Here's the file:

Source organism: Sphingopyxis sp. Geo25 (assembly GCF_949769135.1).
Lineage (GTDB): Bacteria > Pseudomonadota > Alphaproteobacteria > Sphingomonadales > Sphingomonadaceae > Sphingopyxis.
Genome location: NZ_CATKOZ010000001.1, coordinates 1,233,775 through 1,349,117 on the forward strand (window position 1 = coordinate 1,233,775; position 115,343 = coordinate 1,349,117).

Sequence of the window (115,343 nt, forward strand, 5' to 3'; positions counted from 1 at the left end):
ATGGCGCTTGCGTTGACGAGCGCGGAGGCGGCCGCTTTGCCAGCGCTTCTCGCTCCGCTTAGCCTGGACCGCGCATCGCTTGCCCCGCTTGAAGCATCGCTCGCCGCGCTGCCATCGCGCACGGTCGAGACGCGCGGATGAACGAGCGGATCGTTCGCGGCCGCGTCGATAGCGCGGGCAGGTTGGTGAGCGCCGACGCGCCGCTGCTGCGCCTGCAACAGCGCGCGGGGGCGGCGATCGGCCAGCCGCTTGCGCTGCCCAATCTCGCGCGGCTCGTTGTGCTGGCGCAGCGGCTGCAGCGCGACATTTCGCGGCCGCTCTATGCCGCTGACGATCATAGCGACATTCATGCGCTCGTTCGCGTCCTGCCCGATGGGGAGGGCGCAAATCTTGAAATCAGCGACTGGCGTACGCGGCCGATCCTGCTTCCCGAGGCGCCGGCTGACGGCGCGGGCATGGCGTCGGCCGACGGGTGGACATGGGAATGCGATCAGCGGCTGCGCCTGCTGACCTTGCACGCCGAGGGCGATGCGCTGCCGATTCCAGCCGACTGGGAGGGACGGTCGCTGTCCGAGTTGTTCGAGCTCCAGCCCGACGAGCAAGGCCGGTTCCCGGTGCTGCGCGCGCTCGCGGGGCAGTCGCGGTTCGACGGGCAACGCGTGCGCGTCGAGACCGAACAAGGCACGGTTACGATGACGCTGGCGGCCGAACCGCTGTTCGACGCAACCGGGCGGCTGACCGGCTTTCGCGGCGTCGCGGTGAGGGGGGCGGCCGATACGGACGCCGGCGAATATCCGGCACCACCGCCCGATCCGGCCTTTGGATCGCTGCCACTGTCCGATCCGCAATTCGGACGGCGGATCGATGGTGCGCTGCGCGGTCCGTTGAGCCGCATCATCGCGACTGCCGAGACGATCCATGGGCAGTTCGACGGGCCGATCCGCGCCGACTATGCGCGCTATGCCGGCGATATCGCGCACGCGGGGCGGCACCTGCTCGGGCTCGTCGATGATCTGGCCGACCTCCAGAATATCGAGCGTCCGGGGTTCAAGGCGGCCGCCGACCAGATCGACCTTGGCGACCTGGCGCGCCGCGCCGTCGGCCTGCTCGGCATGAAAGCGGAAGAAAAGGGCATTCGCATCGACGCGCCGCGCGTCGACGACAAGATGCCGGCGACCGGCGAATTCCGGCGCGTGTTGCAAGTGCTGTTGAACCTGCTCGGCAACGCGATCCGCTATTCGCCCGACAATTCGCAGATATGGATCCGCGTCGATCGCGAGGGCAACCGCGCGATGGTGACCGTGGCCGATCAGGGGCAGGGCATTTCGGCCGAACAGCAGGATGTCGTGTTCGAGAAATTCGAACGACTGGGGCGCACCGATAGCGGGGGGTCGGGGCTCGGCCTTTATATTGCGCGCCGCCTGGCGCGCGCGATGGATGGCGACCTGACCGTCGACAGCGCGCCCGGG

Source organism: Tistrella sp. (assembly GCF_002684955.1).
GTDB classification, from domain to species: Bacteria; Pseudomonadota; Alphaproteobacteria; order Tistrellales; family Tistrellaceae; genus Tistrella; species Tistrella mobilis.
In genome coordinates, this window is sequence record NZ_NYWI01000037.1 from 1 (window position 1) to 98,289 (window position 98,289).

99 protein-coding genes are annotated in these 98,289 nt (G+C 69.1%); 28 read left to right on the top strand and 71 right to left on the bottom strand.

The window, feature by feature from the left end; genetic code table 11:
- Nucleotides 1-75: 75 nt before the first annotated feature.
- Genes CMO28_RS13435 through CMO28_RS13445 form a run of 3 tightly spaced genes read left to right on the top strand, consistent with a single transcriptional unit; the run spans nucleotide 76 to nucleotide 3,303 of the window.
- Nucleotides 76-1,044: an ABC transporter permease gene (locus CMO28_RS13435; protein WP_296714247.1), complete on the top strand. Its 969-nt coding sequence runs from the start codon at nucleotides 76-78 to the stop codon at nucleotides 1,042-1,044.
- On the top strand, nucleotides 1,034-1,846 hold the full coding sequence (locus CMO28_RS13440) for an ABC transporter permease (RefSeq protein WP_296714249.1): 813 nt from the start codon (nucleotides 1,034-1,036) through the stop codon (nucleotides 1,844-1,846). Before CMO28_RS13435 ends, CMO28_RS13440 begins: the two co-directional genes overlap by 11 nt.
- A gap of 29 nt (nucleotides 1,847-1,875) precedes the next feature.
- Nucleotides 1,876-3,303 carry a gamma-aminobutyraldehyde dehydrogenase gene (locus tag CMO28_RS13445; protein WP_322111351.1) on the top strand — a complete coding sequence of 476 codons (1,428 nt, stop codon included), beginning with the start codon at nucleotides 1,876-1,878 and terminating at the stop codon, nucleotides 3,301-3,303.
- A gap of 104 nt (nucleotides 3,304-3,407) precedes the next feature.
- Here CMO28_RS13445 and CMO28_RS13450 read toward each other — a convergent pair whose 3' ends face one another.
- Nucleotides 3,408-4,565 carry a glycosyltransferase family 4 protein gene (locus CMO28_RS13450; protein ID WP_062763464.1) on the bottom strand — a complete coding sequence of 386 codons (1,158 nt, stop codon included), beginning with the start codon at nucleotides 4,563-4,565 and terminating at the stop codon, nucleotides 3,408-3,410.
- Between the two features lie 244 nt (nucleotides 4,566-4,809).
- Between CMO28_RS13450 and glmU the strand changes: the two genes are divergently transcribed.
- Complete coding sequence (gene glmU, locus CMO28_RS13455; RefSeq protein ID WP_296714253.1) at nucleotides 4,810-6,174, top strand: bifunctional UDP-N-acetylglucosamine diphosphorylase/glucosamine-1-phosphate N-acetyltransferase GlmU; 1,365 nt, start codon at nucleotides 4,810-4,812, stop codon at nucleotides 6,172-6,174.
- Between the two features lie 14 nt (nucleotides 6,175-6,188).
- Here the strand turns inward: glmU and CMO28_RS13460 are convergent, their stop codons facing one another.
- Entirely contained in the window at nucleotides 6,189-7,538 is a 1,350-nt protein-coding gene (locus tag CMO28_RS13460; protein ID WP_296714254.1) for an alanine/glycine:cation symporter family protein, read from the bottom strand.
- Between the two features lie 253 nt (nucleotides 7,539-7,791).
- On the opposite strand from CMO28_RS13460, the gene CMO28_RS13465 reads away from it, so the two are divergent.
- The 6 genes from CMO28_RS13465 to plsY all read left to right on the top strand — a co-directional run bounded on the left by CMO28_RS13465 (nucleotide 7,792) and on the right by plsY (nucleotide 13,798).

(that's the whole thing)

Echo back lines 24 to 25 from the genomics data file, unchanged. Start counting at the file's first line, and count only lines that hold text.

- Here the strand turns inward: glmU and CMO28_RS13460 are convergent, their stop codons facing one another.
- Entirely contained in the window at nucleotides 6,189-7,538 is a 1,350-nt protein-coding gene (locus tag CMO28_RS13460; protein ID WP_296714254.1) for an alanine/glycine:cation symporter family protein, read from the bottom strand.